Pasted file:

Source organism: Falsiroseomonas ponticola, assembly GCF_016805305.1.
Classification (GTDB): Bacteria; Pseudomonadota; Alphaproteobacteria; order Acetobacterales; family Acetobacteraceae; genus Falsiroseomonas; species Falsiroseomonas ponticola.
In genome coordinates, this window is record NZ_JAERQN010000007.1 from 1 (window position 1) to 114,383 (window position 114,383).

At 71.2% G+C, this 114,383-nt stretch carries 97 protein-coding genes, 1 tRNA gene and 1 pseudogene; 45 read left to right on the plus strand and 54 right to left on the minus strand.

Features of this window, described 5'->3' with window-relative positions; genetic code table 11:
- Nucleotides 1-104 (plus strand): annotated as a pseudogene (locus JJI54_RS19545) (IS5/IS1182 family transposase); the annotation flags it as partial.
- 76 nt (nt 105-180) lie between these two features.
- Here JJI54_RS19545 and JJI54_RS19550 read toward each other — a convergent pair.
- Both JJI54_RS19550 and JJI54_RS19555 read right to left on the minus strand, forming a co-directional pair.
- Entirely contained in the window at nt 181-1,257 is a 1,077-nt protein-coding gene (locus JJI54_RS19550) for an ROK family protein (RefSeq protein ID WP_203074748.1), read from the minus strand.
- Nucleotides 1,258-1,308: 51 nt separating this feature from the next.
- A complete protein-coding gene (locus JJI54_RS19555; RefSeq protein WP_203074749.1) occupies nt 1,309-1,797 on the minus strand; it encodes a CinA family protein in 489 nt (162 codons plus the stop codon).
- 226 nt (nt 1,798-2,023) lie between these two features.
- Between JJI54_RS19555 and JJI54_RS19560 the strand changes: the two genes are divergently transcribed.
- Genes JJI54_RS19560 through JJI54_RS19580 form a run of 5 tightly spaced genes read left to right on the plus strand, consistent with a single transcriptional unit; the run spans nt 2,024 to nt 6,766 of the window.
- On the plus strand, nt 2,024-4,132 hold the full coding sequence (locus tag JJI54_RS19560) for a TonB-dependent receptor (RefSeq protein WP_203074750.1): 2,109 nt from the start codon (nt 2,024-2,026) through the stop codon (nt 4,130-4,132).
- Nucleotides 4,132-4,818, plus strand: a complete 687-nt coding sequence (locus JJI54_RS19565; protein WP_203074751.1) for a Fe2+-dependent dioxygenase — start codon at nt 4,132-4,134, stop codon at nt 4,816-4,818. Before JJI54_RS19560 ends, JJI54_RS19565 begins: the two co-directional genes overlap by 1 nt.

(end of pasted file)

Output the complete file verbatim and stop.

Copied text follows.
Source organism: Falsiroseomonas ponticola, assembly GCF_016805305.1.
Classification (GTDB): Bacteria; Pseudomonadota; Alphaproteobacteria; order Acetobacterales; family Acetobacteraceae; genus Falsiroseomonas; species Falsiroseomonas ponticola.
In genome coordinates, this window is record NZ_JAERQN010000007.1 from 1 (window position 1) to 114,383 (window position 114,383).

At 71.2% G+C, this 114,383-nt stretch carries 97 protein-coding genes, 1 tRNA gene and 1 pseudogene; 45 read left to right on the plus strand and 54 right to left on the minus strand.

Features of this window, described 5'->3' with window-relative positions; genetic code table 11:
- Nucleotides 1-104 (plus strand): annotated as a pseudogene (locus JJI54_RS19545) (IS5/IS1182 family transposase); the annotation flags it as partial.
- 76 nt (nt 105-180) lie between these two features.
- Here JJI54_RS19545 and JJI54_RS19550 read toward each other — a convergent pair.
- Both JJI54_RS19550 and JJI54_RS19555 read right to left on the minus strand, forming a co-directional pair.
- Entirely contained in the window at nt 181-1,257 is a 1,077-nt protein-coding gene (locus JJI54_RS19550) for an ROK family protein (RefSeq protein ID WP_203074748.1), read from the minus strand.
- Nucleotides 1,258-1,308: 51 nt separating this feature from the next.
- A complete protein-coding gene (locus JJI54_RS19555; RefSeq protein WP_203074749.1) occupies nt 1,309-1,797 on the minus strand; it encodes a CinA family protein in 489 nt (162 codons plus the stop codon).
- 226 nt (nt 1,798-2,023) lie between these two features.
- Between JJI54_RS19555 and JJI54_RS19560 the strand changes: the two genes are divergently transcribed.
- Genes JJI54_RS19560 through JJI54_RS19580 form a run of 5 tightly spaced genes read left to right on the plus strand, consistent with a single transcriptional unit; the run spans nt 2,024 to nt 6,766 of the window.
- On the plus strand, nt 2,024-4,132 hold the full coding sequence (locus tag JJI54_RS19560) for a TonB-dependent receptor (RefSeq protein WP_203074750.1): 2,109 nt from the start codon (nt 2,024-2,026) through the stop codon (nt 4,130-4,132).
- Nucleotides 4,132-4,818, plus strand: a complete 687-nt coding sequence (locus JJI54_RS19565; protein WP_203074751.1) for a Fe2+-dependent dioxygenase — start codon at nt 4,132-4,134, stop codon at nt 4,816-4,818. Before JJI54_RS19560 ends, JJI54_RS19565 begins: the two co-directional genes overlap by 1 nt.